Here are three of those blunders and how to avoid them:

Overestimating the value of your small business

It’s a good time to sell, but many small-business owners think their companies are worth more than they are, says Spectrum Management’s Phillips.

“People tend to latch on to easy rules of thumb” heard from peers or at business conferences, he says, but those views are flawed.

One is the belief that a small business is typically worth a multiple of its revenue. That’s not necessarily so, Phillips says, noting that of two small businesses with the same revenue, the one operated more efficiently and with a healthier bottom line would be more valuable.

In estimating their profit, some small-business owners also fail to take into account the amount of work they do for the company, which may not always be accurately reflected in expenses. Someone who buys the small business might have to hire someone to do that work, Phillips says. “That impacts the bottom line.”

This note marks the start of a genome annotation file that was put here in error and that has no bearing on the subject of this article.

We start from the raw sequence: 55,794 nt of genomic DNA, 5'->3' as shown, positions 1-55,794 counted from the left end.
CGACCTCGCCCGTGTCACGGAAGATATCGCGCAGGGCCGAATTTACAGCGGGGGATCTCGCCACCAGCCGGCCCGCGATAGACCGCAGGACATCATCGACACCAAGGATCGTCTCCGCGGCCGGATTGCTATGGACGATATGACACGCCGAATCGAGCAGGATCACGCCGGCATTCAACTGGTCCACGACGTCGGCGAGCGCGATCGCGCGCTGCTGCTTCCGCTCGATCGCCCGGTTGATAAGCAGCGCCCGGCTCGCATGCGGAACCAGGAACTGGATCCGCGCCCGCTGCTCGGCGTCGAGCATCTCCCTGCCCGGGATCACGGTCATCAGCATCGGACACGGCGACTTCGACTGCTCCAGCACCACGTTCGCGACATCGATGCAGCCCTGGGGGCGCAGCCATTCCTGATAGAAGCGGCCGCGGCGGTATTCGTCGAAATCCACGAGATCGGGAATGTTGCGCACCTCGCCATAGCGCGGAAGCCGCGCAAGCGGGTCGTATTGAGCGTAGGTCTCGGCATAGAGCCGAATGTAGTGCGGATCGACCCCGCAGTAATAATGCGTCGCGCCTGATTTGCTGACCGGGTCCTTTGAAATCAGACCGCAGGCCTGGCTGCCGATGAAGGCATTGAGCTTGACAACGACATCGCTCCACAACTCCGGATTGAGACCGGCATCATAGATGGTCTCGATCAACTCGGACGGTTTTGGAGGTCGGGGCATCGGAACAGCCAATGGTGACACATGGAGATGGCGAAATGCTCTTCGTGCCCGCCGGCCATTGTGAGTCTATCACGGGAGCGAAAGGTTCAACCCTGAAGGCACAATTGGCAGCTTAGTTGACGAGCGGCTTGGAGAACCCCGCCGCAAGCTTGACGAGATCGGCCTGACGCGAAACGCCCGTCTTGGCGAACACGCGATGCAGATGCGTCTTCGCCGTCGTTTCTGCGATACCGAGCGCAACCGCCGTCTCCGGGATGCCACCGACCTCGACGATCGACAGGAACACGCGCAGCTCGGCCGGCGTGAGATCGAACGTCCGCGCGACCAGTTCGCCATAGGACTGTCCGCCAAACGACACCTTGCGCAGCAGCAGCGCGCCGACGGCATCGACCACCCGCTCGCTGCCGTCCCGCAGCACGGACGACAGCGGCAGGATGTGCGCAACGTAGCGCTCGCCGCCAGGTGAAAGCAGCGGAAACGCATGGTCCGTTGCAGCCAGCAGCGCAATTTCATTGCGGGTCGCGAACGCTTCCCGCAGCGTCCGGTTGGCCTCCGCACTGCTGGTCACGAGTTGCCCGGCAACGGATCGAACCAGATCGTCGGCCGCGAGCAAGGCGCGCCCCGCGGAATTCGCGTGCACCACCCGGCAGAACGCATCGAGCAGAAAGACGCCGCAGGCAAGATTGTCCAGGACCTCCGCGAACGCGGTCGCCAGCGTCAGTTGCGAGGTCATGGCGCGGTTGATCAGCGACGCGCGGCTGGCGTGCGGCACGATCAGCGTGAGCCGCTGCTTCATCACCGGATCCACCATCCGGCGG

Terry Palermo says he understands the tendency of small-business owners like himself to overvalue their companies because “we’re emotionally tied to it.”

But he also says he understands that to get the best value in a sale, his small business must be in good shape. “The day I step off the ship and someone else steps in,” he says, “it’s still going to sail.”

“You have to show sustainability,” he adds. Potential buyers “want to know it is safe.”

Not thinking about what comes next

“Think about what you plan to do next,” Wagner says.

Sounds like no-brainer, but this can be the tricky part for boomers who don’t have a clear idea what they plan to do after selling their small business, “whether that next step is to retire or start another business or do something they’ve never tried before.”